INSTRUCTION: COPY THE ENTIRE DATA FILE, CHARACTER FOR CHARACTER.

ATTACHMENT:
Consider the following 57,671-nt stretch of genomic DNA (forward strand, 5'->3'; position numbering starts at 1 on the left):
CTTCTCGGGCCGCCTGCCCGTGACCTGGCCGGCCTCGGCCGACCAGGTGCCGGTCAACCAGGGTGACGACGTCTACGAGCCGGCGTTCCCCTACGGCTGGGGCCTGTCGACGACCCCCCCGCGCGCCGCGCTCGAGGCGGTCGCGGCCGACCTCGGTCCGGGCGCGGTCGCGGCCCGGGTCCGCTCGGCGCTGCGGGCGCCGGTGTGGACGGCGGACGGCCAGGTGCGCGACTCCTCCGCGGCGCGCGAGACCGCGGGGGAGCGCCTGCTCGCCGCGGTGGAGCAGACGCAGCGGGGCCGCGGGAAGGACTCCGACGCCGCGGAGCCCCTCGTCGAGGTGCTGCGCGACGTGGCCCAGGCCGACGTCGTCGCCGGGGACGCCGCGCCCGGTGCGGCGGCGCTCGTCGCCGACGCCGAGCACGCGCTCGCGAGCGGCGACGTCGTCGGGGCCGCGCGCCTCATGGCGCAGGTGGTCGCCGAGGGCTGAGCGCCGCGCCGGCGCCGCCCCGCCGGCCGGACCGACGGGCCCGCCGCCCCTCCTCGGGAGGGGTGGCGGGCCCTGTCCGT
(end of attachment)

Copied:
Consider the following 57,671-nt stretch of genomic DNA (forward strand, 5'->3'; position numbering starts at 1 on the left):
CTTCTCGGGCCGCCTGCCCGTGACCTGGCCGGCCTCGGCCGACCAGGTGCCGGTCAACCAGGGTGACGACGTCTACGAGCCGGCGTTCCCCTACGGCTGGGGCCTGTCGACGACCCCCCCGCGCGCCGCGCTCGAGGCGGTCGCGGCCGACCTCGGTCCGGGCGCGGTCGCGGCCCGGGTCCGCTCGGCGCTGCGGGCGCCGGTGTGGACGGCGGACGGCCAGGTGCGCGACTCCTCCGCGGCGCGCGAGACCGCGGGGGAGCGCCTGCTCGCCGCGGTGGAGCAGACGCAGCGGGGCCGCGGGAAGGACTCCGACGCCGCGGAGCCCCTCGTCGAGGTGCTGCGCGACGTGGCCCAGGCCGACGTCGTCGCCGGGGACGCCGCGCCCGGTGCGGCGGCGCTCGTCGCCGACGCCGAGCACGCGCTCGCGAGCGGCGACGTCGTCGGGGCCGCGCGCCTCATGGCGCAGGTGGTCGCCGAGGGCTGAGCGCCGCGCCGGCGCCGCCCCGCCGGCCGGACCGACGGGCCCGCCGCCCCTCCTCGGGAGGGGTGGCGGGCCCTGTCCGT